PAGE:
In order to prevent deformation or cracking of the dipstick 10 due to the thermal shock to which it is subjected at the time of immersion in the molten metal a preheating device 50, as shown in FIG. 2, is provided for the dipstick. The preheating device 50 is comprised of a hollow tubular housing 52 of insulating material or the like having a closed end 54. An induction heating coil 56 surrounds the hollow tubular housing 52 and in turn is covered by a layer of insulating material 53. The hollow tubular housing 52 is dimensioned so as to closely receive the dipstick 10 along substantiallly its entire length. The end of the dipstick 10 may rest on the bottom of the hollow tubular housing 52 or the dipstick 10 may be suspended within the housing in spaced relation to the housing as shown in FIG. 2 by any suitable means. For example, the threaded coupling member 16 may rest on the upper surface of the housing 52 or the threaded coupling member 16 may be secured to a separate bracket (not shown). Upon energization of the induction heating coil 56 the hollow tubular dipstick 10 will be heated and automatically held at a steady temperature just below the estimated melting temperature in the crucible. Since the infrared detector constantly measures the temperature at the bottom end of the dipstick, a conventional feedback loop can be provided for controlling the degree of heating required to keep the dipstick at the desired temperature so that it is always ready for immediate use. Preheating of the dipstick can also be done with a gas flame, an electrical resistance heater or any other suitable heating device. Since thermal shock is avoided it is possible to achieve a long life for the dipstick which is limited only by accidental damage from mishandling.
In a second embodiment of the invention as shown in FIG. 4 the infrared detector assembly is integrally mounted on the lens causing thereby eliminating the need for the fiber optic bundle 30 and the attendant cooling system. The entire assembly as shown in FIG. 4 is adapted to be mounted in a hollow cylindrical enclosure member similar to the housing 20 shown in FIG. 1a which is secured to the end of the dipstick 10. The assembly shown in FIG. 4 would be mounted within the enclosure member 20 in the same manner in which the lens casing 21 is mounted within the enclosure member 20 by means of set screws or the like. The assembly is comprised of a hollow cylindrical lens casing 61 having a planar-convex lens 62 secured adjacent one end thereof by means of a lens retaining ring 63 threaded into the lens casing 61. A quartz window 64 is secured outwardly of the lens 62 within the lens casing 61 by means of a window retaining ring 65 threaded into the end of the lens casing 61. A resilient O-ring 66 is mounted between the lens 62 and the lens casing 61 and a resilient O-ring 67 is mounted between the quartz window 64 and the casing 61 to provide for thermal compensation and to seal the end of the lens casing. An additional resilient O-ring 68 is provided in an external groove of the lens casing 61 for sealing the lens casing within the enclosure member 20 attached to the dipstick. The lens casing 61 can be adjustably mounted within the housing so that the focal point of the convex lens 62 will coincide with the internal bottom surface of the dipstick. The infrared radiation passing through the lens 62 is then collimated by a plurality of baffle washers 69 which are coaxially mounted within the lens casing 61 by means of arc rings 70. An infrared detector assembly 71 is secured to an adapter 72 by means of a plurality of screws 73, only one of which is shown in FIG. 4, and the adapter 72 is secured in the end of the lens casing 61 by means of a set screw 74. A sapphire or quartz rod 75 is coaxially mounted within the adapter 72 for conducting the infrared radiation from the lens 62 to the detector 76 mounted in the detector head 71. Suitable resilient O-rings 77 and 78 are provided to seal the adapter to the detector head assembly and the lens casing, respectively. The entire assembly may be grounded by a suitable ground wire 79 and the detector 76 may be connected externally of the housing to any suitable signal processing system by means of the wires 80.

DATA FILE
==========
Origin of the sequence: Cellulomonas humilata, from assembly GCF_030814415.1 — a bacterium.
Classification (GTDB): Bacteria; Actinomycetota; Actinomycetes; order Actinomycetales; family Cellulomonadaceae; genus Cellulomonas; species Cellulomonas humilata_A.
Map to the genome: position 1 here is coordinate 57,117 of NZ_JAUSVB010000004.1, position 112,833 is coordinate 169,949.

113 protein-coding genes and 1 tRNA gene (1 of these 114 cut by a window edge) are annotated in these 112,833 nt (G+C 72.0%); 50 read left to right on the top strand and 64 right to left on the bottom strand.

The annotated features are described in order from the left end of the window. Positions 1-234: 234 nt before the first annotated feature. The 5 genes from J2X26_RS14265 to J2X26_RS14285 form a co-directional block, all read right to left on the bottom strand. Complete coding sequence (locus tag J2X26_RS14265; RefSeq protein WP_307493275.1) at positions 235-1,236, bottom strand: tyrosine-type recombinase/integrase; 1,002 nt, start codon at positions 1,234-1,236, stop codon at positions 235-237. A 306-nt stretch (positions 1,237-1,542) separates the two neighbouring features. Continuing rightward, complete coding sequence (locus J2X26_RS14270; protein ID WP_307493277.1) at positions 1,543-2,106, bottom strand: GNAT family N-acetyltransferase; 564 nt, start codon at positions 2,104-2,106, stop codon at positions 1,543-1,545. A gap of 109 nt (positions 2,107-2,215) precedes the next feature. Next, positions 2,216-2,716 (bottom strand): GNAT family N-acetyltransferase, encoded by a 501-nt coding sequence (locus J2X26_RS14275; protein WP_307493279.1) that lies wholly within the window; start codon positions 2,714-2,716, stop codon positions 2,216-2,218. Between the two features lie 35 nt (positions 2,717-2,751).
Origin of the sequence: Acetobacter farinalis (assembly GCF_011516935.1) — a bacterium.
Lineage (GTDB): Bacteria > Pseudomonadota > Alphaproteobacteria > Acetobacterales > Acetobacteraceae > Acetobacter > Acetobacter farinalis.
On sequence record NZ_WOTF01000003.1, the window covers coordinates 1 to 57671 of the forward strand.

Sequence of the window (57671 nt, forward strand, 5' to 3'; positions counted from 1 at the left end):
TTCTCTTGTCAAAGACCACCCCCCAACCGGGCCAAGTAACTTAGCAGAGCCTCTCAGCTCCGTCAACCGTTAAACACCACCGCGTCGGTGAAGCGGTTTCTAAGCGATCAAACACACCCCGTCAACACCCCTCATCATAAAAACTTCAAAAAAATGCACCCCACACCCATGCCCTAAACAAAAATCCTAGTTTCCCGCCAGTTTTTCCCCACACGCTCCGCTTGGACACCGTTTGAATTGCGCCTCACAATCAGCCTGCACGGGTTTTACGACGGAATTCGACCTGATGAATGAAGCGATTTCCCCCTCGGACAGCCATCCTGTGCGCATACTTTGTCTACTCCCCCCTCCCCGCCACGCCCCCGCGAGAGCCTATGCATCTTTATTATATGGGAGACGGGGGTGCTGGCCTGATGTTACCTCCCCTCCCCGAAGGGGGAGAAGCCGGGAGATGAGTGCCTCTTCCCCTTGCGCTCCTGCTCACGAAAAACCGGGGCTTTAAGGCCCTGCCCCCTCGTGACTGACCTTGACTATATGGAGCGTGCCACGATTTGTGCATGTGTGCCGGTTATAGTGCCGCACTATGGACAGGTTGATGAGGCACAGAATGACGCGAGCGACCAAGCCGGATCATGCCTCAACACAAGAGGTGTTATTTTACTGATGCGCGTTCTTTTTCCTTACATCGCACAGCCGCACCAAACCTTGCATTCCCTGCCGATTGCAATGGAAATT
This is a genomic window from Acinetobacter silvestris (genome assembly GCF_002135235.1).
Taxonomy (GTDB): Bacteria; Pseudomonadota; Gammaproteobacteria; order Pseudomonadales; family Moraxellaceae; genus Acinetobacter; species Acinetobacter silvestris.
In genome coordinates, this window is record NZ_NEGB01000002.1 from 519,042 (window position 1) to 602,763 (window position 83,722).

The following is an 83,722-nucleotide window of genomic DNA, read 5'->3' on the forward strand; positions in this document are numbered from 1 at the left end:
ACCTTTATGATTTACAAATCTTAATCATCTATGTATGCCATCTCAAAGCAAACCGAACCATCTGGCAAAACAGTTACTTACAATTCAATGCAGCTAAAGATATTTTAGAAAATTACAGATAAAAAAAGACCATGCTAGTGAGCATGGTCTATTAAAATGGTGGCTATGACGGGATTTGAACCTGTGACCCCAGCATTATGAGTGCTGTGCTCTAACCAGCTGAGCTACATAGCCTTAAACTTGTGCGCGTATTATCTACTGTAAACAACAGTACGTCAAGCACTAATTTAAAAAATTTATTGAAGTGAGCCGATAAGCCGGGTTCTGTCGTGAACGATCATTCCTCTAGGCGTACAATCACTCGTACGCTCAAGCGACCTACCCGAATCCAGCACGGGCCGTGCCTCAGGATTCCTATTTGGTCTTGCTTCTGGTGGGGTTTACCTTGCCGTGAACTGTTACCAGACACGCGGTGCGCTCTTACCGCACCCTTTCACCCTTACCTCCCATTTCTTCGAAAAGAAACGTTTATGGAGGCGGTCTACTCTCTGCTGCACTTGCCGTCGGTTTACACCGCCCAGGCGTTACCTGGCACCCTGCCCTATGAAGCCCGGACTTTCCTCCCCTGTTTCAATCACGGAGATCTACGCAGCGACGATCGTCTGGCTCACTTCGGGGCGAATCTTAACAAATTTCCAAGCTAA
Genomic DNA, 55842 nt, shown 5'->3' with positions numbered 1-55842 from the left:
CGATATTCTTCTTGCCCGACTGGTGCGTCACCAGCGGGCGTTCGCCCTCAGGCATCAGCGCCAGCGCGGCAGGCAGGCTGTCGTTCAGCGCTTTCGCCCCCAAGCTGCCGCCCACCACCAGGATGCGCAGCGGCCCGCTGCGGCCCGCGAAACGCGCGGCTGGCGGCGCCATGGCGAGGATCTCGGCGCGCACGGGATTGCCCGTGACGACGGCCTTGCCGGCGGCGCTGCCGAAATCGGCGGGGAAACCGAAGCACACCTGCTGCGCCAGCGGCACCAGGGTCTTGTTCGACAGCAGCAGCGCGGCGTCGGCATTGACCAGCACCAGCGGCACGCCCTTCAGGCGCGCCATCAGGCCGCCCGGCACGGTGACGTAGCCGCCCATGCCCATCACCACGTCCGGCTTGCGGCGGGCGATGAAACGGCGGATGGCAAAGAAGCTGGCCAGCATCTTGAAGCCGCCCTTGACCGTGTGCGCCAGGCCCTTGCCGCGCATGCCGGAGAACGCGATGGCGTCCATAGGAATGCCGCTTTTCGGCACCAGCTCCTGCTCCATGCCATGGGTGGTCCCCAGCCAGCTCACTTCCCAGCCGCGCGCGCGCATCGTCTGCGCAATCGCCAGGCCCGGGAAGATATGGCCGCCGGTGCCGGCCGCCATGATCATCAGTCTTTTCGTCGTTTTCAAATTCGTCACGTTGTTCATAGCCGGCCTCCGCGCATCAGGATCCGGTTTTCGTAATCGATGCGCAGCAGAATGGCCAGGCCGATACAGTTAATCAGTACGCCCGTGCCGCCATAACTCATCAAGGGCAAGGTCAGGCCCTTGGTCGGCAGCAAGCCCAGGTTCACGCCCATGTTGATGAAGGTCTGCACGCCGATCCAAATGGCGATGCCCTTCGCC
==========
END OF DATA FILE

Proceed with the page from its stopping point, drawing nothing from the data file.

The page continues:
In view of the high temperatures involved in the use of the immersion infrared thermometer the dipstick is adapted to be transferred between the preheating assembly and the molten material whose temperature is to be measured by means of a suitable robotic device. The thermometer is extremely durable and can be repeatedly used for accurately measuring the temperature of a molten material. Since the thermometer is in the form of a dipstick which may be immersed in the molten material it is possible to determine the temperature of the molten material at different distances from the surface.
While the invention has been particularly shown and described with reference to preferred embodiments thereof it will be understood by those in the art that the foregoing and other changes in form and details may be made therein without departing from the spirit and scope of the invention.